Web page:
Even during the last 50 years or so; in 19th - early 20th century it was rather common in cities that a multigenerational family would occupy one room. So we can say that unlike all other resources, living space is getting less and less available. So you shouldn’t be surprised that our Lord the Market makes it expensive!

Of course there are areas with a huge demand and those with a moderate one. Even in Switzerland, you can buy or rent lodging at very affordable prices in small villages of Canton Jura. But that’s not what you are looking at.

That might be true, but the same property also costs more than it did in the past.

Just out of curiosity, did you see any attractive real estate there? I mean like, not very old, not in need of big renovation.

I think this is a subjective and political matter and discussion of these is not welcome in this forum. You are also oversimplifying here. Calling the policies socialist, seems judgemental.

For information see:


3 posts were merged into an existing topic: What is your second pillar performance?

15 new posts and nothing regarding the topic lol.

Fair point, I just couldn’t help myself :wink: I won’t mention it again.

Correct me if I’m wrong, but is it not fair to look at the price of real estate in the place where you live and work? What good is a flat in Jura if you work in Zurich? A couple living in Zurich, each earning 120k (240k in total), could afford a mortgage of 1m. They would probably need to get married first, or just trust each other enough to go into a business deal of their lifetime together. Being good earners, they could pull their pension money and savings and collect 500k. So they could afford a 1.5m flat in Zurich. Last I checked, this is barely enough to afford anything nice. If they were looking for a house for that money within the boundaries of canton Zurich, they would be choosing from scraps. I just find it a frustrating reality and I wonder if there is a way out.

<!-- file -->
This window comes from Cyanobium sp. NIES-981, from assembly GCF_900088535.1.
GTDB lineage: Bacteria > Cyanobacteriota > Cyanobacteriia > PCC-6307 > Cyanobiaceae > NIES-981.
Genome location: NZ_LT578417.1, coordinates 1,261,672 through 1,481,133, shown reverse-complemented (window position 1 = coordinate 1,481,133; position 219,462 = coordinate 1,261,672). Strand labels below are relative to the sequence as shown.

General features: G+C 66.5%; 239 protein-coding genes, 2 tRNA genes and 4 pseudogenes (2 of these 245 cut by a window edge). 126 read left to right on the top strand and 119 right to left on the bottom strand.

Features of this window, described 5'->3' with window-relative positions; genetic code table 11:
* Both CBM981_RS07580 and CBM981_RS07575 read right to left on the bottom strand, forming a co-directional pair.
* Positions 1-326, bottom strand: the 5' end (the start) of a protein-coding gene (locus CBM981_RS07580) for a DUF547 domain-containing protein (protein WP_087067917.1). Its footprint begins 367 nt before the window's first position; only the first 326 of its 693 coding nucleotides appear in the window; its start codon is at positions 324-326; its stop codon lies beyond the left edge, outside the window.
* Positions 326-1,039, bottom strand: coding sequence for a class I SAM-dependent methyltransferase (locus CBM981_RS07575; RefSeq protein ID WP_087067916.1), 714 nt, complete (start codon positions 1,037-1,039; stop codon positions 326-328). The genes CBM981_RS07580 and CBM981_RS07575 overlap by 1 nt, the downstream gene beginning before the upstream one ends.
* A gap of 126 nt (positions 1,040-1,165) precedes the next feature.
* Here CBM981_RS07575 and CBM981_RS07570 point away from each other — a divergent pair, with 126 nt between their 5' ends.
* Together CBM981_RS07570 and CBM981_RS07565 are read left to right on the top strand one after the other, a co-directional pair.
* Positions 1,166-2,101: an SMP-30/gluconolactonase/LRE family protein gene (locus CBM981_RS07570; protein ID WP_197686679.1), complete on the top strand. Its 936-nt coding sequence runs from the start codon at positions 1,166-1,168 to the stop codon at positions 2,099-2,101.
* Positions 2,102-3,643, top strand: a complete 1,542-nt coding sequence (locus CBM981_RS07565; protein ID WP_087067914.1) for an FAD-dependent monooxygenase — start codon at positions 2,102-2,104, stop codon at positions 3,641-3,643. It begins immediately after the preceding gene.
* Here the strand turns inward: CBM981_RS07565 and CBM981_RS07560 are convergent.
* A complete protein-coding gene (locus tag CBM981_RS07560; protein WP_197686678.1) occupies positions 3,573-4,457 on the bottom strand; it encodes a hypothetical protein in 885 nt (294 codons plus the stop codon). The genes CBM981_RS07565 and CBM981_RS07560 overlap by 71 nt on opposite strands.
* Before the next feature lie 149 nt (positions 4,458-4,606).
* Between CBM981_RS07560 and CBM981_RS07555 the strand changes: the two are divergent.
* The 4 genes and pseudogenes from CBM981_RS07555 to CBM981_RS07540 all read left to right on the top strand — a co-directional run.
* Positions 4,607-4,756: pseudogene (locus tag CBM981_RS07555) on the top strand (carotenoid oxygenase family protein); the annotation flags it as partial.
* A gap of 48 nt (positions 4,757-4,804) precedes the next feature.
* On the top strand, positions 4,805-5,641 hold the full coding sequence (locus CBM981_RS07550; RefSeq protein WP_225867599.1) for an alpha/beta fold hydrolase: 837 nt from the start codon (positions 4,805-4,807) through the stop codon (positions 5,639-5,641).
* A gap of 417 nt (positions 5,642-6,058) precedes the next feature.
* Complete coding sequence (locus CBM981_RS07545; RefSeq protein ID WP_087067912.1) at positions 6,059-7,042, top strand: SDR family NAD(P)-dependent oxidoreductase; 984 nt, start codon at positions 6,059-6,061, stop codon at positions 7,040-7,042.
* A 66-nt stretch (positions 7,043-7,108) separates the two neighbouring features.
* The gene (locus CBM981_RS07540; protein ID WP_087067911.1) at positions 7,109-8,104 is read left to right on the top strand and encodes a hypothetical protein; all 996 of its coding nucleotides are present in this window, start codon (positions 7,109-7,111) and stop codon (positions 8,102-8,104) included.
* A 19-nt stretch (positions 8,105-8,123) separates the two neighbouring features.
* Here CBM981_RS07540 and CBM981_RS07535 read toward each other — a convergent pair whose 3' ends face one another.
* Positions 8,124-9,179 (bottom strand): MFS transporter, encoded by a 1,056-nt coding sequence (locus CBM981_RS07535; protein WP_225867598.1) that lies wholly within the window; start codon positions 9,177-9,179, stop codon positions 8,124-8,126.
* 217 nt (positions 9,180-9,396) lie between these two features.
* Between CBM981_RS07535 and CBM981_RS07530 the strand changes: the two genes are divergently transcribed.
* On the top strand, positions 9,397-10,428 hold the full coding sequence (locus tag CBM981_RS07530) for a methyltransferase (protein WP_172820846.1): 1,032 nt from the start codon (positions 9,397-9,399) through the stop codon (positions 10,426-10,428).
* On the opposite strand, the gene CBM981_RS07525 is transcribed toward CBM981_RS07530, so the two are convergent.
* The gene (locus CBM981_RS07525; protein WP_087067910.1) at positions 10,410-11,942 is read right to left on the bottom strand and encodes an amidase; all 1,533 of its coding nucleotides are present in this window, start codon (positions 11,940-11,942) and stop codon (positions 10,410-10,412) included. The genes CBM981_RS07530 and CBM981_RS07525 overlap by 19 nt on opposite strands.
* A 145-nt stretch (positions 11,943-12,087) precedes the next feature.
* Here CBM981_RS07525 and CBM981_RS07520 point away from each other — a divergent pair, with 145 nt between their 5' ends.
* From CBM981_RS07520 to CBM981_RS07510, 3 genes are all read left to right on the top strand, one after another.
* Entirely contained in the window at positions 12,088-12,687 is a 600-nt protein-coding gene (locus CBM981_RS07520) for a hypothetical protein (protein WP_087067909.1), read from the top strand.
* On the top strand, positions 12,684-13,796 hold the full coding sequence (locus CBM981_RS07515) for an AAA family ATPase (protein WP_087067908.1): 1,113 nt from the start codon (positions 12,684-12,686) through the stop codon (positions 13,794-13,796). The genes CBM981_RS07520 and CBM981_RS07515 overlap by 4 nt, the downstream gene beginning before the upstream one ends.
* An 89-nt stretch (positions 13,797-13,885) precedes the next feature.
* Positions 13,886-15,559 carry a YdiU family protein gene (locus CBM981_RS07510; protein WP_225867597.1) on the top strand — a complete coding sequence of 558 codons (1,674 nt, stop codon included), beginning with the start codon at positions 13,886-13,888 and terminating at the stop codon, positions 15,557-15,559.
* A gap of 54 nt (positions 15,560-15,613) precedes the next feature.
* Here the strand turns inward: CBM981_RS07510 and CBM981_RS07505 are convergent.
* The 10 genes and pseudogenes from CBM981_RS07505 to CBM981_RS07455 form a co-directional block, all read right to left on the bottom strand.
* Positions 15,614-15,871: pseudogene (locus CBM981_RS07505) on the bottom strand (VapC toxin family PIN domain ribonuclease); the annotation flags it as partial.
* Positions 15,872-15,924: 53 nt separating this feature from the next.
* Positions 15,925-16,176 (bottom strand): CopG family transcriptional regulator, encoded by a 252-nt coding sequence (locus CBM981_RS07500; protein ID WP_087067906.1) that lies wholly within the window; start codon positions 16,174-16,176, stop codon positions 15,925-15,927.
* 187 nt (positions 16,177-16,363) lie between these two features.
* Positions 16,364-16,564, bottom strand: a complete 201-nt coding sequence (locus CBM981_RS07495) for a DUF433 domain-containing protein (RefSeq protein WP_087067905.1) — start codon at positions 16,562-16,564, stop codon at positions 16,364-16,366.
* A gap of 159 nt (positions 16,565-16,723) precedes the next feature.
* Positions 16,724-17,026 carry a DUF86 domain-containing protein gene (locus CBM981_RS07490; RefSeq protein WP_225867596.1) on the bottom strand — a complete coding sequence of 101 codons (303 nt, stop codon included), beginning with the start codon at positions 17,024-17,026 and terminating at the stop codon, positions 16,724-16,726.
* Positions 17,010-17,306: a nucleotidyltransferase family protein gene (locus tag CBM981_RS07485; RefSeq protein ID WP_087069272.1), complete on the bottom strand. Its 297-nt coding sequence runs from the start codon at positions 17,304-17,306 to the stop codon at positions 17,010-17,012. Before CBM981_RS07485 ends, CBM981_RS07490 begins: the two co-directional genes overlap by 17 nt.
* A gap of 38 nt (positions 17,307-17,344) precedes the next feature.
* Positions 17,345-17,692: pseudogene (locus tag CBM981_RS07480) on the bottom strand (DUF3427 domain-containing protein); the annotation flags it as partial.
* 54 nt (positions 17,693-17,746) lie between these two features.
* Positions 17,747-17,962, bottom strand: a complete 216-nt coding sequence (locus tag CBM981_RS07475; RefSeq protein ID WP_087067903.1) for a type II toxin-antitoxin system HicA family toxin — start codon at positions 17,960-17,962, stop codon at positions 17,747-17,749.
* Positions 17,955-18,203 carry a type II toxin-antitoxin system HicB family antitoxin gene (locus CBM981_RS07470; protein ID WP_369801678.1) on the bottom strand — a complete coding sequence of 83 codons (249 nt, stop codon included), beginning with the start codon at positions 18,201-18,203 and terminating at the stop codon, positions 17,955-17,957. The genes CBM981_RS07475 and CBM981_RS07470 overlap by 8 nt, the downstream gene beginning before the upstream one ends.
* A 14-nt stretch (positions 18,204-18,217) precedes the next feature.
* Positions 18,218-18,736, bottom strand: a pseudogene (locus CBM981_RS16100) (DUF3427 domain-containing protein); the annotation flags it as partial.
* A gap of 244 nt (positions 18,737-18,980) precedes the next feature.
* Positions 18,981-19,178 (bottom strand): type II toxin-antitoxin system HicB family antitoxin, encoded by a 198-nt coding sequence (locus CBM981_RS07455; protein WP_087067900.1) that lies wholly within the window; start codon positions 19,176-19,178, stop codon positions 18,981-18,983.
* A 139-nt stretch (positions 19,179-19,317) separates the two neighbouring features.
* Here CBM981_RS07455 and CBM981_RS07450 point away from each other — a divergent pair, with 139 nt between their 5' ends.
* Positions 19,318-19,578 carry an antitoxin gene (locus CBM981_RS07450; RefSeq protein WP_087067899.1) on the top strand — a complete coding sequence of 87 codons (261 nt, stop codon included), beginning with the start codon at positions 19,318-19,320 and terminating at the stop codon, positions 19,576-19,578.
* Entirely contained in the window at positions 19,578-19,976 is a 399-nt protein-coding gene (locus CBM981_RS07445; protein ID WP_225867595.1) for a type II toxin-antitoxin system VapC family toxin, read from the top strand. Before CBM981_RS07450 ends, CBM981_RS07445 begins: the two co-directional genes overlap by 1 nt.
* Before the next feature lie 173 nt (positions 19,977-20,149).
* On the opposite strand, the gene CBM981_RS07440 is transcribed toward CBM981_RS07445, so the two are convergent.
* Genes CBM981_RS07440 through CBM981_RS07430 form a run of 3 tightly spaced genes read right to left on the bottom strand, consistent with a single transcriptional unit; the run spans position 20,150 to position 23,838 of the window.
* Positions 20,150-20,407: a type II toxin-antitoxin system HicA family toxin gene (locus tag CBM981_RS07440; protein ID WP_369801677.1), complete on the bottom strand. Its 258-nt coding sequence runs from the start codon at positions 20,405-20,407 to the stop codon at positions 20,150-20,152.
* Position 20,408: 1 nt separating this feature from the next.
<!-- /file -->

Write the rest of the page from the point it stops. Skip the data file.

YES. And I explicitly asked not to write anything more about it. I don’t want to have to clean up this thread. Just please let’s focus on real estate.

Regards interest rates. SNB rate 1.5% is below the target inflation rate (2%). I’m no expert but that doesn’t feel very restrictive

Regards real estate. Rents will increase (due to salary inflation, increased demand from people who can no longer afford to buy at current prices, higher reference interest rate for rental controls).

I assume real estate prices may stagnate / decline, and therefore that rental yields will increase

I guess SNB has a really delicate job on their hands now regards the housing market (imagine if noise starts about UBS’ mortgage assets… )

Do say more! I was not happy about that merger deal betwen CS and UBS. Just creating a bigger problem, kicking the can down the road. Is UBS big in mortgage business? I always thought the biggest players are SwissLife, maybe Raiffeisen?

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It also made me thinking about long-term effects for this on Switzerland. Not to be off-topic - I think Switzerland can lose a lot of its “charm” as regards banking safe heaven etc., which may affect high-earners/wealthy people immigration, which finally may affect housing market, amongst other things. Hopefully I’m too pessimistic here, as CHF doesn’t seem to be particularly weak after what happened…


What we saw last week was that once a run starts there is no stopping it even if depositor’s initial fears were not rational

Even if it not the biggest mortgage lender any noise about UBS’ Balance Sheet seems something to avoid at all costs right now. UBS is twice the size of the Swiss economy and maybe too big to be saved (does anyone really know yet?)